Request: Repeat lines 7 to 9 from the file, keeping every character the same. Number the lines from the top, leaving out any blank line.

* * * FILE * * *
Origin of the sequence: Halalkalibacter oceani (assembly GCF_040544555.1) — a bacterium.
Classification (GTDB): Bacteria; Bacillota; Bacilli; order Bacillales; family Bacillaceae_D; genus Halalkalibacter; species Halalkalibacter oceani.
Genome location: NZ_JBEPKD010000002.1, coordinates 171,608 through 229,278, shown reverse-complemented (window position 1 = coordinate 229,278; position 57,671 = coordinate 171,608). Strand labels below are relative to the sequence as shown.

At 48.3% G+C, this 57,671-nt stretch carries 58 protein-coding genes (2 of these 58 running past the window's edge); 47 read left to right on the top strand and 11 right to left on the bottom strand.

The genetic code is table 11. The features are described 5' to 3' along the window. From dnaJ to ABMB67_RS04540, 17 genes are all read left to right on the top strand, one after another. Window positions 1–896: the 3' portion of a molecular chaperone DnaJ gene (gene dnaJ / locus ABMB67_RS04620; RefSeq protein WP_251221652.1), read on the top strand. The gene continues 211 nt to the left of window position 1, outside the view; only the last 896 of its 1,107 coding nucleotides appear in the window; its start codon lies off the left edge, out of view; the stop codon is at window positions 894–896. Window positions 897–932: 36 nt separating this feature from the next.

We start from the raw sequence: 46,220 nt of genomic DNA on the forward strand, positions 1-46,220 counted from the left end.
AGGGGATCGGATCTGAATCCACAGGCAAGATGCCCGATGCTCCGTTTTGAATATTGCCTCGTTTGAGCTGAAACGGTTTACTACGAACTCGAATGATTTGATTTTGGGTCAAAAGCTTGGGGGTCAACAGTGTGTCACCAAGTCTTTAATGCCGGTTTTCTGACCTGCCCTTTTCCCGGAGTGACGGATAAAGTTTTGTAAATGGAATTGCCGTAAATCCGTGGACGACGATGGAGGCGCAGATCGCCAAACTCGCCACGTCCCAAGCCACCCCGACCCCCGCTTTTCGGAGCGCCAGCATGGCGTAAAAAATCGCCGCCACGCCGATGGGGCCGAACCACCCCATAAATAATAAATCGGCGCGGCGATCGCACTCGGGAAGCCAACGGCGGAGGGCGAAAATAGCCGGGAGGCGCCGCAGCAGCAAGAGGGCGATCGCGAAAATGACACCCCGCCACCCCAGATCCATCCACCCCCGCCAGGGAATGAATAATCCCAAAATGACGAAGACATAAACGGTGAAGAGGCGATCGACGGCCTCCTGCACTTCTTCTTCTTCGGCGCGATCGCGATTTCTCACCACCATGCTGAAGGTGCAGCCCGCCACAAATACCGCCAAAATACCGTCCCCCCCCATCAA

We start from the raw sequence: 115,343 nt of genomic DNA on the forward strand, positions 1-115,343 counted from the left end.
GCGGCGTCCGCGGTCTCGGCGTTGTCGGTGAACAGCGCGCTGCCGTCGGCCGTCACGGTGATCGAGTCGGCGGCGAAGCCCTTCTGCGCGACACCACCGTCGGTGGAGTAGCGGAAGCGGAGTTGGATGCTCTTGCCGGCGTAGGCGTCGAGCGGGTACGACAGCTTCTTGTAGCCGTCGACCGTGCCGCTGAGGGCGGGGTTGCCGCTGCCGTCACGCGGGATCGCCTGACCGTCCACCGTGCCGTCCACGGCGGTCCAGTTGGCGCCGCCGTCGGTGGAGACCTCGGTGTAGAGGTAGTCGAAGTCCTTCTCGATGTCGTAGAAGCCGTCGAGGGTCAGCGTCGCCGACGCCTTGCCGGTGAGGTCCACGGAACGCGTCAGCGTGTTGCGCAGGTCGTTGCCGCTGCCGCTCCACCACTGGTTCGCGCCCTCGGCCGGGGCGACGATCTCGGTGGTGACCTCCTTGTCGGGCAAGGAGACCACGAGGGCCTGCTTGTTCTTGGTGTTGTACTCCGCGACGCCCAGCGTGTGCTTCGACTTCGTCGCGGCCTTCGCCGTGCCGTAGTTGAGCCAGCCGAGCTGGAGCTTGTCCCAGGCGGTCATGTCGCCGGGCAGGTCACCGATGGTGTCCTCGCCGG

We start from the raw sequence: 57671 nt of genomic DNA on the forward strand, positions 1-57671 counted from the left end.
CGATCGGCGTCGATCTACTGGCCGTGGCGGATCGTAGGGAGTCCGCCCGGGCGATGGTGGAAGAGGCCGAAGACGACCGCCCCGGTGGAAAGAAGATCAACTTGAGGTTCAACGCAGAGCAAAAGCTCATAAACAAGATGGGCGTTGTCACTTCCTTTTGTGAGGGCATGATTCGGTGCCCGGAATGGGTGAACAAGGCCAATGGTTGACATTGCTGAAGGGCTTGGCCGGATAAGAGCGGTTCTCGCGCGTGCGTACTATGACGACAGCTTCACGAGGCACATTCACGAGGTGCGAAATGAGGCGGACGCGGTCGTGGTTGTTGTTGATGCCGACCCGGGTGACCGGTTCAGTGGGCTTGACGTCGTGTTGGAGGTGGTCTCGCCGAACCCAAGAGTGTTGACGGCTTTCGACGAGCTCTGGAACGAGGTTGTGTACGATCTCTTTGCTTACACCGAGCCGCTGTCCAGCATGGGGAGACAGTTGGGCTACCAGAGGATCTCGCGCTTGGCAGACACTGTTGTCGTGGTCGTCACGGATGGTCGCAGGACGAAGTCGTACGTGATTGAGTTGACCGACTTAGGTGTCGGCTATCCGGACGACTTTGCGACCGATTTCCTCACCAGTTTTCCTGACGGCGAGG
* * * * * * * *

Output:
AGGGGATCGGATCTGAATCCACAGGCAAGATGCCCGATGCTCCGTTTTGAATATTGCCTCGTTTGAGCTGAAACGGTTTACTACGAACTCGAATGATTTGATTTTGGGTCAAAAGCTTGGGGGTCAACAGTGTGTCACCAAGTCTTTAATGCCGGTTTTCTGACCTGCCCTTTTCCCGGAGTGACGGATAAAGTTTTGTAAATGGAATTGCCGTAAATCCGTGGACGACGATGGAGGCGCAGATCGCCAAACTCGCCACGTCCCAAGCCACCCCGACCCCCGCTTTTCGGAGCGCCAGCATGGCGTAAAAAATCGCCGCCACGCCGATGGGGCCGAACCACCCCATAAATAATAAATCGGCGCGGCGATCGCACTCGGGAAGCCAACGGCGGAGGGCGAAAATAGCCGGGAGGCGCCGCAGCAGCAAGAGGGCGATCGCGAAAATGACACCCCGCCACCCCAGATCCATCCACCCCCGCCAGGGAATGAATAATCCCAAAATGACGAAGACATAAACGGTGAAGAGGCGATCGACGGCCTCCTGCACTTCTTCTTCTTCGGCGCGATCGCGATTTCTCACCACCATGCTGAAGGTGCAGCCCGCCACAAATACCGCCAAAATACCGTCCCCCCCCATCAA

We start from the raw sequence: 115,343 nt of genomic DNA on the forward strand, positions 1-115,343 counted from the left end.
GCGGCGTCCGCGGTCTCGGCGTTGTCGGTGAACAGCGCGCTGCCGTCGGCCGTCACGGTGATCGAGTCGGCGGCGAAGCCCTTCTGCGCGACACCACCGTCGGTGGAGTAGCGGAAGCGGAGTTGGATGCTCTTGCCGGCGTAGGCGTCGAGCGGGTACGACAGCTTCTTGTAGCCGTCGACCGTGCCGCTGAGGGCGGGGTTGCCGCTGCCGTCACGCGGGATCGCCTGACCGTCCACCGTGCCGTCCACGGCGGTCCAGTTGGCGCCGCCGTCGGTGGAGACCTCGGTGTAGAGGTAGTCGAAGTCCTTCTCGATGTCGTAGAAGCCGTCGAGGGTCAGCGTCGCCGACGCCTTGCCGGTGAGGTCCACGGAACGCGTCAGCGTGTTGCGCAGGTCGTTGCCGCTGCCGCTCCACCACTGGTTCGCGCCCTCGGCCGGGGCGACGATCTCGGTGGTGACCTCCTTGTCGGGCAAGGAGACCACGAGGGCCTGCTTGTTCTTGGTGTTGTACTCCGCGACGCCCAGCGTGTGCTTCGACTTCGTCGCGGCCTTCGCCGTGCCGTAGTTGAGCCAGCCGAGCTGGAGCTTGTCCCAGGCGGTCATGTCGCCGGGCAGGTCACCGATGGTGTCCTCGCCGG